The Effect of “Fast Tracking” Scheduled Tax Cuts on the Typical American Family of Four

December 18, 2002

Two items sure to be on the agenda of the 108th Congress are:

  1. Acceleration of key tax cuts currently scheduled to become active over the next eight years.
  2. Permanent extension of the Economic Growth and Tax Reform Reconciliation Act of 2001.

A typical family of four would receive tax relief of $1,133 (a tax cut of 22 percent) in 2003 if Congress and the President were to make the major provisions of the 2001 tax cut effective as soon as possible. Families of four earning less than $40,000 would have their entire federal income tax liability eliminated in 2003. Table 1 summarizes these findings by state.

On the other hand, if lawmakers do not make the 2001 Act permanent, the typical family of four will see their income tax bill increase by $2,222, or 42 percent, between 2010 and 2011.

Figure 1 shows the projected, annual tax liability of a typical family of four under current law and in the case that Congress and the President make key provisions of the 2001 cuts effective immediately and make all the cuts permanent. Such a move would benefit this family by reducing their total tax bill by $8,367, or 17 percent, over the period 2003 to 2011.

Table I. Tax Relief from Fast Tracking and Extending EGTRRA for a typical family of four earning the median income by state, 2003

Taxes Due- Current Law Taxes Due after Fast Tracking Total Tax Relief % Tax Cut Total Tax Relief % Tax Cut

United States

$5,170 $4,038 ($1,133) -22% ($8,364) -17%

Alabama

$3,440 $2,307 ($1,133) -33% ($8,364) -25%

*Alaska

$6,396 $4,784 ($1,612) -25% ($9,939) -17%

Arizona

$4,116 $2,984 ($1,133) -28% ($8,364) -21%

Arkansas

$2,329 $1,197 ($1,133) -49% ($8,364) -38%

*California

$5,335 $4,195 ($1,140) -21% ($8,398) -16%

Colorado

$6,323 $4,744 ($1,580) -25% ($9,829) -17%

Connecticut

$10,971 $8,330 ($2,641) -24% ($14,961) -15%

*Delaware

$7,114 $5,183 ($1,931) -27% ($11,309) -17%

Florida

$4,066 $2,934 ($1,133) -28% ($8,364) -21%

Georgia

$4,731 $3,598 ($1,133) -24% ($8,364) -18%

*Hawaii

$6,106 $4,623 ($1,483) -24% ($9,514) -17%

Idaho

$3,804 $2,672 ($1,133) -30% ($8,364) -23%

*Illinois

$6,755 $4,984 ($1,771) -26% ($10,613) -17%

Indiana

$5,146 $4,014 ($1,133) -22% ($8,364) -17%

Iowa

$4,479 $3,346 ($1,133) -25% ($8,364) -19%

Kansas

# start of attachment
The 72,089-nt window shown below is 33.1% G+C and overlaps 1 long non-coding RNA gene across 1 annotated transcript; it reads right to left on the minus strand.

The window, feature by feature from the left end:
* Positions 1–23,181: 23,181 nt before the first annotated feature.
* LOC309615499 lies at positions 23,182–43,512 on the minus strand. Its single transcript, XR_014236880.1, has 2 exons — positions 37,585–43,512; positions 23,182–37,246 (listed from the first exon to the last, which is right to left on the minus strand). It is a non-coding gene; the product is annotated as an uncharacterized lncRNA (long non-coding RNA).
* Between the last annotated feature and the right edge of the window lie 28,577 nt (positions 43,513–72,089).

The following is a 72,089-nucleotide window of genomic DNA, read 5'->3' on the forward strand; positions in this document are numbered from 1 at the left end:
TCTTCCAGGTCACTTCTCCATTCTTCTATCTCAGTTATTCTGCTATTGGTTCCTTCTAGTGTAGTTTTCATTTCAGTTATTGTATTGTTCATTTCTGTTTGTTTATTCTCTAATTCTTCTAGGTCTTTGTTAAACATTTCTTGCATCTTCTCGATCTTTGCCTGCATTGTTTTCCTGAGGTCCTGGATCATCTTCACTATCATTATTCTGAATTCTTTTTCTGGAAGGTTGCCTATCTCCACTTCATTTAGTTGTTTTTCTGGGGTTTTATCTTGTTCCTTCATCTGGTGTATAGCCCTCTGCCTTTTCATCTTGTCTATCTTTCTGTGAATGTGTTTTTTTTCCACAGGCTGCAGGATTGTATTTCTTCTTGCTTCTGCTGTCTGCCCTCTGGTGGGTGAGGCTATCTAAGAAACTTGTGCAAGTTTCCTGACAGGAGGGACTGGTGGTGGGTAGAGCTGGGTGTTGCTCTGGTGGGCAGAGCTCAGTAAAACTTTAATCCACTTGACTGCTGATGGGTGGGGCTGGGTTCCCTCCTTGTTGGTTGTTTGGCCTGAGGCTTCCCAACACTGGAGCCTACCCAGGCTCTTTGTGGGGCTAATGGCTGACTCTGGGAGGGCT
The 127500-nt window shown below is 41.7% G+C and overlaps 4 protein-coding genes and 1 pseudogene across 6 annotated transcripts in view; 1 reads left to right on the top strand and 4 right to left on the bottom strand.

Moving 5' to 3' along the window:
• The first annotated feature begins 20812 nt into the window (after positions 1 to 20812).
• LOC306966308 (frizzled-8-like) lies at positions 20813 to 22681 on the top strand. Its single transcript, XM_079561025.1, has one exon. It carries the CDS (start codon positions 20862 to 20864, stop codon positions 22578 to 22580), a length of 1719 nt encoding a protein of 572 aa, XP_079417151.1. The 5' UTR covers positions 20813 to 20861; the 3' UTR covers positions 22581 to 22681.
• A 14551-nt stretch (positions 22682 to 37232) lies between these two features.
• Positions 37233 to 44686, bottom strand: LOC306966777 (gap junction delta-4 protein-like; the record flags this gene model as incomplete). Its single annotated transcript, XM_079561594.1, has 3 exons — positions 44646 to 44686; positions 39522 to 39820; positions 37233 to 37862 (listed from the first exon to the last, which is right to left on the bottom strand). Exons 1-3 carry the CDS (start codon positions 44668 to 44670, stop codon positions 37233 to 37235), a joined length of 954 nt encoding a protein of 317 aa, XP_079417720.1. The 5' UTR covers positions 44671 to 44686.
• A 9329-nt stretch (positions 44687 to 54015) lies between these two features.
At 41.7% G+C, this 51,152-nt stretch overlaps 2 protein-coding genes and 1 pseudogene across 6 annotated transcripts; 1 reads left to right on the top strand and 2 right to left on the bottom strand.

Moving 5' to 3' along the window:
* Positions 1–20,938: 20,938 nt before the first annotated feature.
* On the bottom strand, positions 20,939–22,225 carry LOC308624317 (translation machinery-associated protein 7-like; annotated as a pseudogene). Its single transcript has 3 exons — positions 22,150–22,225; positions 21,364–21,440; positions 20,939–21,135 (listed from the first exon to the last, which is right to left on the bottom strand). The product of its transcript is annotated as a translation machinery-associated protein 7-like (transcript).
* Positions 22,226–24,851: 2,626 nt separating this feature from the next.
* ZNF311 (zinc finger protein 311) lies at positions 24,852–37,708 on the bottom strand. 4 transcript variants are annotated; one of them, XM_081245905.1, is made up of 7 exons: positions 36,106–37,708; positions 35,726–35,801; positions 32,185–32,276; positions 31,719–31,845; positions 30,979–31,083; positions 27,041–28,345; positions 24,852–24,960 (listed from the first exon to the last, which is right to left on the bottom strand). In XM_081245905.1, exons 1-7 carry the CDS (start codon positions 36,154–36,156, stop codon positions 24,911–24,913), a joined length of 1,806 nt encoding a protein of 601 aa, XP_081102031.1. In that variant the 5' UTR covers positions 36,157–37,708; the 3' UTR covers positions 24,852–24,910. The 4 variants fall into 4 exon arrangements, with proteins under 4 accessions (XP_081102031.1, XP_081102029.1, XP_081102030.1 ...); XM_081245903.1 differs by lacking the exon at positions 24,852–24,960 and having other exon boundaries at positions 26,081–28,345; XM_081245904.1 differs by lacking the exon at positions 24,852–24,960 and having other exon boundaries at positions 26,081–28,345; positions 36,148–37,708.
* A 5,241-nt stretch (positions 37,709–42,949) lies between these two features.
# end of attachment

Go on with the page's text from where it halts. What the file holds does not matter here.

$4,296 $3,164 ($1,133) -26% ($8,364) -20%

Kentucky

$3,407 $2,275 ($1,133) -33% ($8,364) -25%

Louisiana

$2,783 $1,651 ($1,133) -41% ($8,364) -31%

Maine

$4,200 $3,068 ($1,133) -27% ($8,364) -20%

Maryland

$9,485 $6,954 ($2,531) -27% ($14,536) -17%

Massachusetts

$9,619 $7,078 ($2,541) -26% ($14,574) -17%

*Michigan

$6,935 $5,084 ($1,851) -27% ($10,951) -17%

*Minnesota

$7,459 $5,375 ($2,084) -28% ($12,094) -18%

Mississippi

$2,618 $1,485 ($1,133) -43% ($8,364) -33%

Missouri

$5,001 $3,868 ($1,133) -23% ($8,364) -17%

Montana

$2,587 $1,455 ($1,133) -44% ($8,364) -34%

Nebraska

$4,337 $3,205 ($1,133) -26% ($8,364) -20%

Nevada

$4,751 $3,618 ($1,133) -24% ($8,364) -18%

*New Hampshire

$7,779 $5,553 ($2,227) -29% ($12,845) -18%

New Jersey

$9,774 $7,221 ($2,553) -26% ($14,619) -17%

New Mexico

$2,775 $1,643 ($1,133) -41% ($8,364) -31%

*New York

$5,715 $4,406 ($1,309) -23% ($8,948) -16%

North Carolina

$4,363 $3,231 ($1,133) -26% ($8,364) -20%

North Dakota

$3,711 $2,578 ($1,133) -31% ($8,364) -23%

Ohio

$5,174 $4,042 ($1,133) -22% ($8,364) -17%

Oklahoma

$2,959 $1,827 ($1,133) -38% ($8,364) -29%

Oregon

$4,542 $3,410 ($1,133) -25% ($8,364) -19%

*Pennsylvania

$5,973 $4,549 ($1,424) -24% ($9,321) -16%

*Rhode Island

$6,842 $5,032 ($1,810) -26% ($10,776) -17%

South Carolina

$4,217 $3,085 ($1,133) -27% ($8,364) -20%

South Dakota

$4,034 $2,901 ($1,133) -28% ($8,364) -21%

Tennessee

$3,993 $2,861 ($1,133) -28% ($8,364) -22%

Texas

$3,771 $2,638 ($1,133) -30% ($8,364) -23%

Utah

$4,338 $3,205 ($1,133) -26% ($8,364) -20%

Vermont

$4,672 $3,540 ($1,133) -24% ($8,364) -18%

*Virginia

$6,737 $4,973 ($1,763) -26% ($10,579) -17%

*Washington

$5,440 $4,253 ($1,187) -22% ($8,549) -16%

West Virginia

$2,608 $1,475 ($1,133) -43% ($8,364) -33%

*Wisconsin

$6,353 $4,760 ($1,593) -25% ($9,871) -17%

Wyoming

$4,148 $3,015 ($1,133) -27% ($8,364) -21%

*District of Columbia

$5,393 $4,227 ($1,166) -22% ($8,481) -16%
*Typical families of four in these 16 states will see their marginal tax rate drop from 27% to 15% under this proposal.

Topics


About the Author


Related Research